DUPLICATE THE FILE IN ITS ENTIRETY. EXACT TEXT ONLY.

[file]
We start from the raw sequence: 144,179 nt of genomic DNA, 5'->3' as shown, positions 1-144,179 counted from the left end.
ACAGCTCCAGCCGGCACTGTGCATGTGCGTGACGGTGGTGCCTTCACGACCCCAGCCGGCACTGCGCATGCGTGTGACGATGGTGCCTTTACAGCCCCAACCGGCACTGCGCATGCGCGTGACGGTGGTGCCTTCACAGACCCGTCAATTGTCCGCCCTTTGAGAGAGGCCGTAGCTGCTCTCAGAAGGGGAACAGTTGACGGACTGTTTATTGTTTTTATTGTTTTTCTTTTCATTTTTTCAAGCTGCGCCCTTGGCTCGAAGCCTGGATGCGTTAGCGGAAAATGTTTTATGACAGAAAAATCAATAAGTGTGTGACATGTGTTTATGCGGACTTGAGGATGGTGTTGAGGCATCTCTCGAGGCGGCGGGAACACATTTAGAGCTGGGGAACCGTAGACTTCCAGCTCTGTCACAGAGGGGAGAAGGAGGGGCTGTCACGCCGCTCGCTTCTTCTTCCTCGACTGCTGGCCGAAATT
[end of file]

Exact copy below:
We start from the raw sequence: 144,179 nt of genomic DNA, 5'->3' as shown, positions 1-144,179 counted from the left end.
ACAGCTCCAGCCGGCACTGTGCATGTGCGTGACGGTGGTGCCTTCACGACCCCAGCCGGCACTGCGCATGCGTGTGACGATGGTGCCTTTACAGCCCCAACCGGCACTGCGCATGCGCGTGACGGTGGTGCCTTCACAGACCCGTCAATTGTCCGCCCTTTGAGAGAGGCCGTAGCTGCTCTCAGAAGGGGAACAGTTGACGGACTGTTTATTGTTTTTATTGTTTTTCTTTTCATTTTTTCAAGCTGCGCCCTTGGCTCGAAGCCTGGATGCGTTAGCGGAAAATGTTTTATGACAGAAAAATCAATAAGTGTGTGACATGTGTTTATGCGGACTTGAGGATGGTGTTGAGGCATCTCTCGAGGCGGCGGGAACACATTTAGAGCTGGGGAACCGTAGACTTCCAGCTCTGTCACAGAGGGGAGAAGGAGGGGCTGTCACGCCGCTCGCTTCTTCTTCCTCGACTGCTGGCCGAAATT